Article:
I so recognise what you're saying. I wrote my book as much to share my mistakes and what I learned as anything else. So much I got wrong … trying to force my mother to enter my reality rather than graciously entering hers, trying to argue her out of some fixed idea rather than quietly diverting her, upbraiding her about her behaviour when she couldn't help it and ended up being made to feel guilty. All these things I had to learn. And even when I had learned them I still lost my patience and got it all wrong. We take so much trouble to learn how to be good mothers to our children - I reckon we need to take the same trouble to learn how to be good mothers to our parents. Only trouble is there's nobody to teach us.

DrBahbakMiremadi Wed 29-Jan-14 20:59:30

We thought it important to make a general comment on the importance of a healthy lifestyle. 'Healthy heart, healthy mind'.

WeeSleekit Wed 29-Jan-14 20:59:35

Thank you very much Sally! It is a group project so I will speak to the other students and hopefully be in contact via the website soon!

WynkenBlynkenandNod Wed 29-Jan-14 21:02:33

It seems such a huge thing for her to even make the flight to be honest Quint and it seemed impossible when first mooted but she really is very well now compared to when she moved back into the CH in December and I think it would be the spring or never. But there's a lot that would to be looked at and discussed for it to happen.

I have read that hearing is one of the last senses to go and I hate the idea of her trapped inside herself listening to what to her would be a foreign language.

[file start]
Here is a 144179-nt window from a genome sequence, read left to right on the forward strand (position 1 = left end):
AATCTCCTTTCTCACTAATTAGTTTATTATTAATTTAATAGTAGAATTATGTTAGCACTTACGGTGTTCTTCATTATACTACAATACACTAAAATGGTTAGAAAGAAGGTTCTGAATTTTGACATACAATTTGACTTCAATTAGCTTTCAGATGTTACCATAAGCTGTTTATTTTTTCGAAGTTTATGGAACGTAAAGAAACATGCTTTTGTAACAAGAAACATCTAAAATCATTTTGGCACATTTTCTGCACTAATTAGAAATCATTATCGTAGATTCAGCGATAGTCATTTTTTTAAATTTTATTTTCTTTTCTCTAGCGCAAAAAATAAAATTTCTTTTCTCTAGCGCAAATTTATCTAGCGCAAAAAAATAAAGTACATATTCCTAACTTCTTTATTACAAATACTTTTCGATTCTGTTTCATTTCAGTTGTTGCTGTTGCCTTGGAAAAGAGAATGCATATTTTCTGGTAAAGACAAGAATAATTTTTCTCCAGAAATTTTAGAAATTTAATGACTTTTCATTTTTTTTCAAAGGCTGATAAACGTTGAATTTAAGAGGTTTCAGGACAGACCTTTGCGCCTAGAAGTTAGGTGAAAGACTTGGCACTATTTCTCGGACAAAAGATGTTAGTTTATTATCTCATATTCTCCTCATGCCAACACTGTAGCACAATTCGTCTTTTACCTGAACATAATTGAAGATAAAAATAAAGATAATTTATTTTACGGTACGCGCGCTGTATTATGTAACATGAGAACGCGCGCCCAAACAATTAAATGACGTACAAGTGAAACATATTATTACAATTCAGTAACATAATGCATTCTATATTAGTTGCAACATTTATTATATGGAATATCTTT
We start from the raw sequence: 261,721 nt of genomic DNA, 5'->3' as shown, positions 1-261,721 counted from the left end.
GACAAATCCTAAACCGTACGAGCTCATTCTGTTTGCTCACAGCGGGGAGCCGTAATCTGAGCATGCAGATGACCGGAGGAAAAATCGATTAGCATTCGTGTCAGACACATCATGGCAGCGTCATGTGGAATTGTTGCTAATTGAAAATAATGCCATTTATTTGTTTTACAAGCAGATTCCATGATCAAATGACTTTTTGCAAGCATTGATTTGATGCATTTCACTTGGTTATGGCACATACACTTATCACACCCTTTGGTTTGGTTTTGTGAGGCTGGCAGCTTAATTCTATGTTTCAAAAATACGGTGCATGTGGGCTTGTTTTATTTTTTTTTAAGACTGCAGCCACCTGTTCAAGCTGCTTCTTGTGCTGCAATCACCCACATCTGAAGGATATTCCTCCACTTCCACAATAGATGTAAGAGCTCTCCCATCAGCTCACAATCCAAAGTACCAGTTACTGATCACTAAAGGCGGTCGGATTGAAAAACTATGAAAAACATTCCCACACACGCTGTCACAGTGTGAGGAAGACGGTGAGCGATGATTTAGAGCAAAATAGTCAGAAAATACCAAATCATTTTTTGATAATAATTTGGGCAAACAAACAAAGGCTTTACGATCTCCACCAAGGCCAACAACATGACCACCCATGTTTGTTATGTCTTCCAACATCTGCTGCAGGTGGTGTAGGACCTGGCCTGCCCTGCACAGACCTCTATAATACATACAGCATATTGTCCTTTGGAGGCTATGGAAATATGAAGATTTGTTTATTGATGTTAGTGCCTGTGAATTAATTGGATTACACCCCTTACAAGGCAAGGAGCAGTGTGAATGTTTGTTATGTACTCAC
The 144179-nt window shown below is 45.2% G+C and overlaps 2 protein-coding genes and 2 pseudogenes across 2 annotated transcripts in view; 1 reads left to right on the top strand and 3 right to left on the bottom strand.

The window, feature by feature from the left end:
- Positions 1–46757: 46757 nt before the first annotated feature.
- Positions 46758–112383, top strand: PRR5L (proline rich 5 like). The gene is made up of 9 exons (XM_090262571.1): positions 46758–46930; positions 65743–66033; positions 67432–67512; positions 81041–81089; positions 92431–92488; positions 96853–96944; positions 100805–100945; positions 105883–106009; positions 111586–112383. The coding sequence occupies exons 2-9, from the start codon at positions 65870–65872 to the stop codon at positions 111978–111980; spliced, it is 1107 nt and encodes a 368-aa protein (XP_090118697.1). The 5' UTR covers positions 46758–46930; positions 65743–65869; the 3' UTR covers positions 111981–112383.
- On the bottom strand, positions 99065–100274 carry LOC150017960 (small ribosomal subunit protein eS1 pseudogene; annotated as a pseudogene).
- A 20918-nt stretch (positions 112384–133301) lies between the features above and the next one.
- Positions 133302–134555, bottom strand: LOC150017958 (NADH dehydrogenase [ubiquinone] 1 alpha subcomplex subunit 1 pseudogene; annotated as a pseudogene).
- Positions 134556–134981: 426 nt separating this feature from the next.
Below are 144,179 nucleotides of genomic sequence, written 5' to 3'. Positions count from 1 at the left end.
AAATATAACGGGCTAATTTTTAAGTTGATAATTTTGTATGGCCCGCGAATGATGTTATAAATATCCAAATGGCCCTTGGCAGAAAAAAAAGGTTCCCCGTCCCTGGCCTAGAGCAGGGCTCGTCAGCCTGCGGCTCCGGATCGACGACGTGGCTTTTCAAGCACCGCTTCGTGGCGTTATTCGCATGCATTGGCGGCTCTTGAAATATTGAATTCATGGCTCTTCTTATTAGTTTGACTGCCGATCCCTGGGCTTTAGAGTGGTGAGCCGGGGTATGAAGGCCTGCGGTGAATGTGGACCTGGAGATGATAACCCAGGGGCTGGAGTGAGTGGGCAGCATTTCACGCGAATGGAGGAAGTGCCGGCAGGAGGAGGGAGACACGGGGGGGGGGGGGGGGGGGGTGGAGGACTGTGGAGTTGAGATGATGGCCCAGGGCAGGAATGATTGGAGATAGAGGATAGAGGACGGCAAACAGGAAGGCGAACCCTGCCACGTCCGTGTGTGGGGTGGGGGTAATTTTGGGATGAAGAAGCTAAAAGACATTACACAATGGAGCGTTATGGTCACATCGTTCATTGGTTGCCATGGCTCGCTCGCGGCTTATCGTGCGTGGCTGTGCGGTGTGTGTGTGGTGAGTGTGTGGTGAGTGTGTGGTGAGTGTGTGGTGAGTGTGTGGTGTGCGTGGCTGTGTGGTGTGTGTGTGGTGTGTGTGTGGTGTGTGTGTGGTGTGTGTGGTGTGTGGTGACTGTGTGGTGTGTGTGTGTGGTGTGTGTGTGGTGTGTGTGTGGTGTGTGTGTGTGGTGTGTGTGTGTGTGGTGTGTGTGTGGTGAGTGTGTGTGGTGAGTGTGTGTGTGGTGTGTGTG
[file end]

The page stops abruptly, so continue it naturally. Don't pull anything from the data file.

DrBahbakMiremadi Wed 29-Jan-14 21:03:59

whattoWHO

Such a worthwhile webchat.

My question - more people are being diagnosed with dementia, yet little investment is being made into research compared with other health issues. And even less focus is being given to non-drug therapies. Do you see the Dementia Friends campaign as a step towards more investment in research and therapies?

I guess that until the nation understands the scale of the problem, we aren't going to feel so 'angry' about it as we do cancer (for instance).

Very supportive of 'Dementia Friends'. It is a important part of the collective need to change attitudes and improve understanding of the condition. Highly recommend taking part.

Shenanagins Wed 29-Jan-14 21:04:01

So glad to have found this and hope to get a question in on time. My dad has just been diagnosed with dementia but stays too far away for me or my siblings to play an active supportive role. What can we do from a distance to help both my dad and mum cope with this?

SallyMagnusson Wed 29-Jan-14 21:11:15

whenwillisleepagain

I am about to ask the GP to refer my mum to the memory assessment service where she lives - I think - and I'd welcome your view on the value of this. My mum's life has suddenly unravelled after a mysterious fall and stay in hospital. I organised a home visit from the GP to screen mum for dementia and she was 'borderline'. That was about 4 months ago and Mum's had another hospital admission and is more forgetful, along with a range of other things that are worrying me and her neighbours. The GP was pleasant but ambivalent about the value of referring Mum to the memory service 'it's often upsetting for them and anyway what can they do?'. Mum looked at me like I had handed her over to the police whilst she was answering the GP's questions, so I feel am going to end up being the one who triggers a series of events that will be really upsetting - but I'd always understood that early assessment and diagnosis was a good step. What do you think? And thank you, this webchat is so welcome.